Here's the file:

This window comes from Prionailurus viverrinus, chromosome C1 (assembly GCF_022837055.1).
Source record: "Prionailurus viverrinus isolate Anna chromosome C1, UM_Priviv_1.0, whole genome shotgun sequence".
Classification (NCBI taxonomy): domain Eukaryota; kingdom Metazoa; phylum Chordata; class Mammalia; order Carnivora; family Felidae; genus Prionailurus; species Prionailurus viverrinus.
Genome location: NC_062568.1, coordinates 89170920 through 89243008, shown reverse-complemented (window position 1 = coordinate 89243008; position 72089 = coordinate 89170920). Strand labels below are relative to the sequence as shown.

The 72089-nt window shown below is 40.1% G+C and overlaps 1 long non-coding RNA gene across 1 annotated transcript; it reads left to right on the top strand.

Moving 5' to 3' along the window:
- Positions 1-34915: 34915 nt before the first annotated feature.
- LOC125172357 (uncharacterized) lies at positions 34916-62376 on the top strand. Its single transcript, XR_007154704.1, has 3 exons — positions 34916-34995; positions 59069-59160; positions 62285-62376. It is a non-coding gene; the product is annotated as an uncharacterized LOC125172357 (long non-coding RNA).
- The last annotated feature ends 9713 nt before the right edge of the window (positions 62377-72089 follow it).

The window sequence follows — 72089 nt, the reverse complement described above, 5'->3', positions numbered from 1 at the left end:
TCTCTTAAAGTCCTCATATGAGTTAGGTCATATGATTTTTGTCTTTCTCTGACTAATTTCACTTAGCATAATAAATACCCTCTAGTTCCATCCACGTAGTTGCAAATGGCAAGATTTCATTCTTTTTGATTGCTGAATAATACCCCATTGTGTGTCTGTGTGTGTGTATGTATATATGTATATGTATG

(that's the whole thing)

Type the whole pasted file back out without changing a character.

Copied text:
This window comes from Prionailurus viverrinus, chromosome C1 (assembly GCF_022837055.1).
Source record: "Prionailurus viverrinus isolate Anna chromosome C1, UM_Priviv_1.0, whole genome shotgun sequence".
Classification (NCBI taxonomy): domain Eukaryota; kingdom Metazoa; phylum Chordata; class Mammalia; order Carnivora; family Felidae; genus Prionailurus; species Prionailurus viverrinus.
Genome location: NC_062568.1, coordinates 89170920 through 89243008, shown reverse-complemented (window position 1 = coordinate 89243008; position 72089 = coordinate 89170920). Strand labels below are relative to the sequence as shown.

The 72089-nt window shown below is 40.1% G+C and overlaps 1 long non-coding RNA gene across 1 annotated transcript; it reads left to right on the top strand.

Moving 5' to 3' along the window:
- Positions 1-34915: 34915 nt before the first annotated feature.
- LOC125172357 (uncharacterized) lies at positions 34916-62376 on the top strand. Its single transcript, XR_007154704.1, has 3 exons — positions 34916-34995; positions 59069-59160; positions 62285-62376. It is a non-coding gene; the product is annotated as an uncharacterized LOC125172357 (long non-coding RNA).
- The last annotated feature ends 9713 nt before the right edge of the window (positions 62377-72089 follow it).

The window sequence follows — 72089 nt, the reverse complement described above, 5'->3', positions numbered from 1 at the left end:
TCTCTTAAAGTCCTCATATGAGTTAGGTCATATGATTTTTGTCTTTCTCTGACTAATTTCACTTAGCATAATAAATACCCTCTAGTTCCATCCACGTAGTTGCAAATGGCAAGATTTCATTCTTTTTGATTGCTGAATAATACCCCATTGTGTGTCTGTGTGTGTGTATGTATATATGTATATGTATG